But ask yourself no matter what gender you are – don’t you want to be with your child? Haven’t we raised the awareness of equality issues to a point where young boys who grew up in the last four decades expect equal treatment? Fathers, once they enter into Family Court, are under constant assault. You need a new set of skills to deal with these problems.

For example, men fail to recognize that when a woman makes the decision to go to Family Court, she didn’t make it overnight. Usually, she has made it over a long period of time.

The unfortunate ugly truth is this: When you’re a man served with Family Court papers, you’re soon to be ex is not “your best friend” nor does she need to be rescued from her perspective. If you don’t understand that and you try to “rescue her, you could find yourself facing a restraining order.

Find some people who have already been where you are who can explain things to you, who can mentor you, guide you, and coach you. And who have found REALLY GOOD lawyers.

Your children deserve a family at peace. As parents it is your job to provide that. Your child has the right to your love and protection. But also recognize that justice begins in your heart, mind and soul. It’s not often found at the end of a Family Court judge’s gavel. Sadly, litigation is part of the equation…

Never let anyone tell you that you are no longer a parent to your child because you’re a Dad. The most important part of finding your direction is to find out where you are so that you can begin to move forward.

Be observant enough to recognize when things are going poorly in your relationship with your child’s mother. Get the help necessary to plan an exit strategy well before Mom out maneuvers you to your child’s great disadvantage. Act with Clarity; Begin with the end result in mind.

Learn how to wage peace on behalf of your child during great provocation. It’s an easier skill to acquire when you don’t deny the reality of your situation. Accept that you have rights too.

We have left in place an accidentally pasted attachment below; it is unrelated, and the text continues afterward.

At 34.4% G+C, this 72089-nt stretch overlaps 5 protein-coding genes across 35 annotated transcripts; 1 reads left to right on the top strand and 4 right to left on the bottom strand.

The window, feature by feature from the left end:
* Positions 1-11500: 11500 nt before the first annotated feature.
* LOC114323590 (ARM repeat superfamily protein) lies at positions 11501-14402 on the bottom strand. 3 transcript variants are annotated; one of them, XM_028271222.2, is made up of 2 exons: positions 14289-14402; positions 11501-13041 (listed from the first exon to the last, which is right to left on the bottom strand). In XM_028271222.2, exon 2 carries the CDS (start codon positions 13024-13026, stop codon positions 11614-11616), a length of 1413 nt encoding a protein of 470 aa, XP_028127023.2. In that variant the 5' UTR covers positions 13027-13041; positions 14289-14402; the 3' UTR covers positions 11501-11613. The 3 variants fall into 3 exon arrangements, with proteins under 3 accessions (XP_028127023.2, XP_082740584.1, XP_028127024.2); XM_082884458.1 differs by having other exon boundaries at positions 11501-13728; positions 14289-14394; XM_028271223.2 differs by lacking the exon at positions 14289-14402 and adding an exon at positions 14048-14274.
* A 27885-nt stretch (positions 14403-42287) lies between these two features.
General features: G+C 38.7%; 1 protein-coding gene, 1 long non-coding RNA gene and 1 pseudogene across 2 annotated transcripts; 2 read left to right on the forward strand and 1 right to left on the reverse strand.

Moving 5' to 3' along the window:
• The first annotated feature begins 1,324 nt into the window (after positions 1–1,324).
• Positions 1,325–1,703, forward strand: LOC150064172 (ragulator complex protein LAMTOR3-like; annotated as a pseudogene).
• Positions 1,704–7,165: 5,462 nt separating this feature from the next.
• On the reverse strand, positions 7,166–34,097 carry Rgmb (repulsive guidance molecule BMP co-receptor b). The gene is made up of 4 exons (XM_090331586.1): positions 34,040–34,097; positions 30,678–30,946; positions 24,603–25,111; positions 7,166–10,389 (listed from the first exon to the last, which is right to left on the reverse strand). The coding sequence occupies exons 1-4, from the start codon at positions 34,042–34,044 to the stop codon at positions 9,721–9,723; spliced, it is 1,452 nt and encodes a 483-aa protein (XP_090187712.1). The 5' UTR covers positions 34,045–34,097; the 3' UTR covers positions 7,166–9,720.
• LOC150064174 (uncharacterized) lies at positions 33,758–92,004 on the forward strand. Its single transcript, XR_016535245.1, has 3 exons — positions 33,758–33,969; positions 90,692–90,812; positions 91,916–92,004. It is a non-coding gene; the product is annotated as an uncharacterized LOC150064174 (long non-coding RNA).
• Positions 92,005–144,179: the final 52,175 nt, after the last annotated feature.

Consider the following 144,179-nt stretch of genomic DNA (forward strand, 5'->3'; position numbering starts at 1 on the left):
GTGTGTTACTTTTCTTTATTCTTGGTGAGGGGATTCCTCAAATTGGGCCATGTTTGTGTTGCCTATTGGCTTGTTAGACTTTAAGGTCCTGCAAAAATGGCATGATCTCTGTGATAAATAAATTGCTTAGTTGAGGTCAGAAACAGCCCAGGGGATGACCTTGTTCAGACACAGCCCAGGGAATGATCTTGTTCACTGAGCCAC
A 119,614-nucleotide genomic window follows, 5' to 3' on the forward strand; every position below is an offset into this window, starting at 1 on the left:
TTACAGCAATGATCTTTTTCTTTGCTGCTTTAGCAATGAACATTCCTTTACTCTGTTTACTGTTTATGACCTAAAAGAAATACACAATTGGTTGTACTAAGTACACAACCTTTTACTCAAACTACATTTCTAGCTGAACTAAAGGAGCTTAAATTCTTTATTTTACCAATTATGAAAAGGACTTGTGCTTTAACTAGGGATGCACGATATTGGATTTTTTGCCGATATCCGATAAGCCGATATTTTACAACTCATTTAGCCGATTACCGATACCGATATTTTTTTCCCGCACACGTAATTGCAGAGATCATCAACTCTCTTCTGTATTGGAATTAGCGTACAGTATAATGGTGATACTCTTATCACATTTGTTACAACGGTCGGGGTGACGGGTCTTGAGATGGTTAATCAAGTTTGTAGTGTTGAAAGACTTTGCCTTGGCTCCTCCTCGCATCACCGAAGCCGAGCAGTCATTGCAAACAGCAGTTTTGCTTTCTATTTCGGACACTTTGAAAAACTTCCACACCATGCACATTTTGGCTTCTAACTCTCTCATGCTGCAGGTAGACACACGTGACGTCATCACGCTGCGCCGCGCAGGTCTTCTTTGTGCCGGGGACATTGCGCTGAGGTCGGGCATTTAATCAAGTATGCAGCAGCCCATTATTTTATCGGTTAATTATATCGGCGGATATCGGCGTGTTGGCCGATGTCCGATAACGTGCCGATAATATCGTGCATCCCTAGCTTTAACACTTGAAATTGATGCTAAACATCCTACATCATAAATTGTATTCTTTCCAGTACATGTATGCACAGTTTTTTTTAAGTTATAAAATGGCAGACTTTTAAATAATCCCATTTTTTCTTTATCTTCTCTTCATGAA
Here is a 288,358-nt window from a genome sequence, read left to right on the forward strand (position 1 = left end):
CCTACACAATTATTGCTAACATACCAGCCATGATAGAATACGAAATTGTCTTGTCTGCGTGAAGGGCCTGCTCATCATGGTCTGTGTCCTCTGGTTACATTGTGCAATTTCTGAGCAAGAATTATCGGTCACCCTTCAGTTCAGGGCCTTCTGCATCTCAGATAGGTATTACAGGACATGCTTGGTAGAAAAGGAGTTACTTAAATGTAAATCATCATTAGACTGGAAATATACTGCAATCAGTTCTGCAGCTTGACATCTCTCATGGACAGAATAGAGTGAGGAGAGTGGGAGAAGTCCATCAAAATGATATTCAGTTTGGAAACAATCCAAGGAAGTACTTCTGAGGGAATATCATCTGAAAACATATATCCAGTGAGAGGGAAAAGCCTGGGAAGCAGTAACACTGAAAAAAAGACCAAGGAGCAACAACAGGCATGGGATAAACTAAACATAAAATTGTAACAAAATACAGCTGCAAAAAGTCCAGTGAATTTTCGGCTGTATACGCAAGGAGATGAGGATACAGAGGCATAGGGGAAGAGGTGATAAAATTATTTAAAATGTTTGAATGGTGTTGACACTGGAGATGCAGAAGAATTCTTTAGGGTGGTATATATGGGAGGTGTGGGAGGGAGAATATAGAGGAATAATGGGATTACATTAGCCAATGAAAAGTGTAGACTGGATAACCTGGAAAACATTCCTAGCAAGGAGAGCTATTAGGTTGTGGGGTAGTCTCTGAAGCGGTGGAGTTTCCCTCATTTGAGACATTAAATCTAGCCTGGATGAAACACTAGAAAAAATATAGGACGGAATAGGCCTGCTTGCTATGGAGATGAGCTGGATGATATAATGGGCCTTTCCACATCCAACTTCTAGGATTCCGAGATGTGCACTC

During my divorce, I wished for a divorce road map. That’s why we created a weekly telewebcast, to help men like yourself.

If you’ve lost in Family Court, don’t give up. There is always hope. You’ve likely lost because you didn’t understand that winning requires effectively “waging peace” for your children.

If you base your game plan and strategies upon those of successful fathers, you will improve your chances of success immeasurably. You need help from dads who have done what you are trying to do.

Danny Guspie Executive Director of Fathers Resources International can help you learn the successful strategies of fathers who have won in Family Court. Join us on our weekly calls at where we will share with you what has worked for many successful divorced dads.

Article Source:—Winning-in-Family-Court-Requires-Clarity&id=946034

Understanding False Allegations of Domestic Violence and Abuse and Your Rights Against Them

By Dennis Gac -

This day and age, women know that if they scream “abuse” to the court systems, they will automatically get temporary custody of the kids until the issue goes to court. This can happen at any time, whether it be during a separation, divorce case, or even out of the blue if you obtained custody in courts and all of a sudden, she decides that she wants it back. But don’t let false allegations get you down-you can fight it, and it’s important to know the technicalities involved.